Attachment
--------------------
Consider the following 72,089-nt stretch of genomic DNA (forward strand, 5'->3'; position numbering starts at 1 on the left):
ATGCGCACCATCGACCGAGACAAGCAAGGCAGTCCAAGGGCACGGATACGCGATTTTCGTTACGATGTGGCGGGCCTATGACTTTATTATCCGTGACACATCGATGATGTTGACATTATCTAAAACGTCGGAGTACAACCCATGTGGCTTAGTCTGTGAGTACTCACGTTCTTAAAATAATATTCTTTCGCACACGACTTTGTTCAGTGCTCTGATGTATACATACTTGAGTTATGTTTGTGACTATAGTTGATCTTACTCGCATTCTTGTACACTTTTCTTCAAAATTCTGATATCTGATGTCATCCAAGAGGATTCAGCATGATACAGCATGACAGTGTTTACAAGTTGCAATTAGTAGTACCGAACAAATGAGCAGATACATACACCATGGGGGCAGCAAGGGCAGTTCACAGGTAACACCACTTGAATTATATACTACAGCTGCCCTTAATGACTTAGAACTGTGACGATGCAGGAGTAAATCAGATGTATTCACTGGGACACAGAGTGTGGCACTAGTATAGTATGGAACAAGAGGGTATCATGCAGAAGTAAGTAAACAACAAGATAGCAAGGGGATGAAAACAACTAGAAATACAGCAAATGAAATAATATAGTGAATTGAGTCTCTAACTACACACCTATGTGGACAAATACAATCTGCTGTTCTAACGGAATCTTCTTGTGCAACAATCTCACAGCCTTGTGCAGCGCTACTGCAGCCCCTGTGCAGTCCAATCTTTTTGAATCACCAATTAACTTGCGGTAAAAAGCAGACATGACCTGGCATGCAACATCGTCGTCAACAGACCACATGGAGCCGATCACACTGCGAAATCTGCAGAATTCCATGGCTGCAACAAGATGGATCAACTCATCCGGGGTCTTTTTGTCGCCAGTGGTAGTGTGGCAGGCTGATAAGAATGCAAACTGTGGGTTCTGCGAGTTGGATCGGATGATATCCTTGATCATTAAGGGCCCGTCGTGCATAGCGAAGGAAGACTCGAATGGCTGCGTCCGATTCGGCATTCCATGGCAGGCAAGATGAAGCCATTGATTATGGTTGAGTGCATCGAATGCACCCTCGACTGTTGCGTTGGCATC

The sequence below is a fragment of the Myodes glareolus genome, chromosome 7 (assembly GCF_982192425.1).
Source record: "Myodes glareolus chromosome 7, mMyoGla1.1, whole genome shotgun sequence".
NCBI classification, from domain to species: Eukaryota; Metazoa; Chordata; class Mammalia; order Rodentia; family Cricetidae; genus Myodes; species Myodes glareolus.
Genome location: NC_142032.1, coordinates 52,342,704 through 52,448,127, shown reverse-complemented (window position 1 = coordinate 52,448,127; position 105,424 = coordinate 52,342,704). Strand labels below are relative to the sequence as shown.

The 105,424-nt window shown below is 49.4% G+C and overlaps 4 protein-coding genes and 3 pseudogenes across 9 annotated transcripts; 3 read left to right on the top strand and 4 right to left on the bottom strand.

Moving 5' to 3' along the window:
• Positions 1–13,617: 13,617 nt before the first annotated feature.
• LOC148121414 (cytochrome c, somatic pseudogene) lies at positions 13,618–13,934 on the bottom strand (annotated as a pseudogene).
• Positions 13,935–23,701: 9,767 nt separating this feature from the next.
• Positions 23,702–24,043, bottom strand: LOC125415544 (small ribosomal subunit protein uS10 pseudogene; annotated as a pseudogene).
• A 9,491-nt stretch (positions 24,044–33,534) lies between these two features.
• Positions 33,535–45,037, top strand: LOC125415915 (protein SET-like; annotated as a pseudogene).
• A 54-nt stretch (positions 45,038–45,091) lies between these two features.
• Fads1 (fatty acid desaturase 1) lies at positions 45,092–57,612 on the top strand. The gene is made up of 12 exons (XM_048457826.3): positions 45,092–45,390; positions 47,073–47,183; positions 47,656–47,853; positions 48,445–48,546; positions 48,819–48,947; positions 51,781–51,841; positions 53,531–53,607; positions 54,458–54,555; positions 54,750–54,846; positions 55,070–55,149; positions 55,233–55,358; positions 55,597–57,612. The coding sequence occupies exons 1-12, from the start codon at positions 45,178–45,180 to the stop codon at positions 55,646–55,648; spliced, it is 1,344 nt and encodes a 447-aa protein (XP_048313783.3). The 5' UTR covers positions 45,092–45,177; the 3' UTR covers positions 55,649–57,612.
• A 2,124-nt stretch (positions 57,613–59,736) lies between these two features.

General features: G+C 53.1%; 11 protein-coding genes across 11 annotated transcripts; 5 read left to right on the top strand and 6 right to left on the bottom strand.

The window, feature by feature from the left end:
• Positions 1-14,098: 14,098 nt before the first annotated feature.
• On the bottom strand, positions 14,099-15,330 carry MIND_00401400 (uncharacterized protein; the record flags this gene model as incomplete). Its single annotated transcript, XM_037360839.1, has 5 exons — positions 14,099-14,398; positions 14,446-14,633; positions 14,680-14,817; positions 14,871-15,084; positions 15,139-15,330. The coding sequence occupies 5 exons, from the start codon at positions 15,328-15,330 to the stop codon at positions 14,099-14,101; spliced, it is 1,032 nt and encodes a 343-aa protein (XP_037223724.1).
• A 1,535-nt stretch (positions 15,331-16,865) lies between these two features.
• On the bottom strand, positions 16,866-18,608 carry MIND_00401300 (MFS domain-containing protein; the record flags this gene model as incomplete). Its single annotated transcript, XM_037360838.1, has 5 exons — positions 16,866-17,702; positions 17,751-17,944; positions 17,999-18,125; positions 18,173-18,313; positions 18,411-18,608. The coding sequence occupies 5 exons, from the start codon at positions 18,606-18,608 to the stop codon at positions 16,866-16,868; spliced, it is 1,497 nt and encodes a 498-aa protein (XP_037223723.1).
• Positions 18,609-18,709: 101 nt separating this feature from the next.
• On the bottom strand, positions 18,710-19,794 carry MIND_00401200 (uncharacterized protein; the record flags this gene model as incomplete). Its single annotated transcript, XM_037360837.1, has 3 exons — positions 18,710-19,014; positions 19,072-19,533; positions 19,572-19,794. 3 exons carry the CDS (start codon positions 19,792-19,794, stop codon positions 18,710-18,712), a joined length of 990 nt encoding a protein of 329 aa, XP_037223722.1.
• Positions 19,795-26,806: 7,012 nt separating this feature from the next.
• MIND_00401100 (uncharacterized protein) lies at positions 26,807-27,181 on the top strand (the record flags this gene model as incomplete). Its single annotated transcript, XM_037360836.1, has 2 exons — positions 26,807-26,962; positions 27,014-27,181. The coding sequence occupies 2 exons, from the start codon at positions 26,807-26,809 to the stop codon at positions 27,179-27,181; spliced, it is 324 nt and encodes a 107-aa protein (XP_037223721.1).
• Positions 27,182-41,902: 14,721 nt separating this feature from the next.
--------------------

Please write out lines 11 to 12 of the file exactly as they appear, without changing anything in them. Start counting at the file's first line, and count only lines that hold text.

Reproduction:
• Positions 13,935–23,701: 9,767 nt separating this feature from the next.
• Positions 23,702–24,043, bottom strand: LOC125415544 (small ribosomal subunit protein uS10 pseudogene; annotated as a pseudogene).